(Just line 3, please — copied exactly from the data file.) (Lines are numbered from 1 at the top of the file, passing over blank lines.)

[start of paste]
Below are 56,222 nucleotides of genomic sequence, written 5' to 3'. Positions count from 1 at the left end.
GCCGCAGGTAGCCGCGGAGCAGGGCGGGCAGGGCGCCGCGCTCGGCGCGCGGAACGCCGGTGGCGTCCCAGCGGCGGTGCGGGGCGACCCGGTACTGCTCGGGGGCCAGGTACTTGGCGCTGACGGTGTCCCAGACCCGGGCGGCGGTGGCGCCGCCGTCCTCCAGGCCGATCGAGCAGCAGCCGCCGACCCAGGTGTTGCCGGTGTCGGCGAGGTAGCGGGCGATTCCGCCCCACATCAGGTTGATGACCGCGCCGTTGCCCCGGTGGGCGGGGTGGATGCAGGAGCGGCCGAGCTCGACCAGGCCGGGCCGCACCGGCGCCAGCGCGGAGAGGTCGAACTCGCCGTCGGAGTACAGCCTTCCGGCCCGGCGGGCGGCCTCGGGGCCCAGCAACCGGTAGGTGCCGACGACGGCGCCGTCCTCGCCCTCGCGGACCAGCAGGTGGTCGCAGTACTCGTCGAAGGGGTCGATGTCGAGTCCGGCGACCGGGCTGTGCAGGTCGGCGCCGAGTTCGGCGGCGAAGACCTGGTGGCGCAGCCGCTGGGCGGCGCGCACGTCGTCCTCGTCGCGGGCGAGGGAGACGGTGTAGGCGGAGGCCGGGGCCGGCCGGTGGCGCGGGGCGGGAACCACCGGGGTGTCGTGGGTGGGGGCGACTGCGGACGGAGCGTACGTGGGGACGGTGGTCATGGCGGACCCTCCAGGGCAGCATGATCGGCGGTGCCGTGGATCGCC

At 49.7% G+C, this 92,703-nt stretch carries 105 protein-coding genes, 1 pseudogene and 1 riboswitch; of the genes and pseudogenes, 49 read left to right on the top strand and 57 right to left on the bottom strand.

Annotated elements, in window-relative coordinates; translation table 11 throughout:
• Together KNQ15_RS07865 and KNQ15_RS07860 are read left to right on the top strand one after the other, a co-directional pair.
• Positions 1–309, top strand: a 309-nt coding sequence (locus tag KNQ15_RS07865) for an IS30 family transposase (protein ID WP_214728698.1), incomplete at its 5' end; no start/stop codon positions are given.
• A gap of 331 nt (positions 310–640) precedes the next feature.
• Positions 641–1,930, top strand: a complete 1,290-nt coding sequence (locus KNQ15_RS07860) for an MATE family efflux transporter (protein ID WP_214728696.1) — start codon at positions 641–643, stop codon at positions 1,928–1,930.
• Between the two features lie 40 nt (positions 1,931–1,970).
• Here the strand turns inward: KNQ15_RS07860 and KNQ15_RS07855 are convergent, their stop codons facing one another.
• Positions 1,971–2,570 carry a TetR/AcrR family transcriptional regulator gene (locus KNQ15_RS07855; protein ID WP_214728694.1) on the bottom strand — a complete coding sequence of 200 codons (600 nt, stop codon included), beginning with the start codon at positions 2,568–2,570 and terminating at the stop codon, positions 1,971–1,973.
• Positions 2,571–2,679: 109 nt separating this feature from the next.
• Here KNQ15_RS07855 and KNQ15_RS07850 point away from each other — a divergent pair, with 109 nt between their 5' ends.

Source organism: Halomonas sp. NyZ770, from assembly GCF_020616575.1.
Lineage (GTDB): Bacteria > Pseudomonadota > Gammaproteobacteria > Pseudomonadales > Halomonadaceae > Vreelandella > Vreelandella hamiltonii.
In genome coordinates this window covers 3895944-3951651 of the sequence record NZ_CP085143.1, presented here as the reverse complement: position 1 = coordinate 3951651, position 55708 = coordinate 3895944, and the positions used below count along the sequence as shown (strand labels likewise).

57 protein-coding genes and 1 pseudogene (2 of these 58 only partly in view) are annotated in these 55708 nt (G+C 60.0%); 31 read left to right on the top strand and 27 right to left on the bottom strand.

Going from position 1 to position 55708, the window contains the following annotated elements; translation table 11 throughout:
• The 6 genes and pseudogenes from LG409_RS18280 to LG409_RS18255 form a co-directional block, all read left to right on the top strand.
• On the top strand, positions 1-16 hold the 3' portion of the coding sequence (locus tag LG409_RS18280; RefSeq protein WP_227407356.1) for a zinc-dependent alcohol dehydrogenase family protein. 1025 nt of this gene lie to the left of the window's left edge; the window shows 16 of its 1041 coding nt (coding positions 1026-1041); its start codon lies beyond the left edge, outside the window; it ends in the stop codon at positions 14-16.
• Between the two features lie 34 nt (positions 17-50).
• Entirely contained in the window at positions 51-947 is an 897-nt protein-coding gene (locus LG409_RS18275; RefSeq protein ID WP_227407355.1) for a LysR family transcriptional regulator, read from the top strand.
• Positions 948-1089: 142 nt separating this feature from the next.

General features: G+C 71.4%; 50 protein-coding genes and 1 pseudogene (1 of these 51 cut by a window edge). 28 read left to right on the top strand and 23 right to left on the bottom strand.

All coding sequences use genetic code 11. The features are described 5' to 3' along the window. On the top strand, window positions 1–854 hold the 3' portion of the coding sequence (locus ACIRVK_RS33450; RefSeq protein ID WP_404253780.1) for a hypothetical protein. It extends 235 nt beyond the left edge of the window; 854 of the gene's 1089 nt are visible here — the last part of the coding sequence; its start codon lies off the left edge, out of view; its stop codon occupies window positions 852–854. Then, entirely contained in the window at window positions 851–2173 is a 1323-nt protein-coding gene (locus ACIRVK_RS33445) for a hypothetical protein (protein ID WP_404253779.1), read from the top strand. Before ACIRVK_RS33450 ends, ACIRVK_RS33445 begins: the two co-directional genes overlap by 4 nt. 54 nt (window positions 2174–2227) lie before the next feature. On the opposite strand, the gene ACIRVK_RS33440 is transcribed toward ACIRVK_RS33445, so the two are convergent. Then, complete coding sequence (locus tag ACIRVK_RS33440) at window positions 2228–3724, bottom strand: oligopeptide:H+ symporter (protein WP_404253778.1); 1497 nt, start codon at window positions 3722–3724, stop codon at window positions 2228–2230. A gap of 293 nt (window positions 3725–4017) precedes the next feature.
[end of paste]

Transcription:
At 49.7% G+C, this 92,703-nt stretch carries 105 protein-coding genes, 1 pseudogene and 1 riboswitch; of the genes and pseudogenes, 49 read left to right on the top strand and 57 right to left on the bottom strand.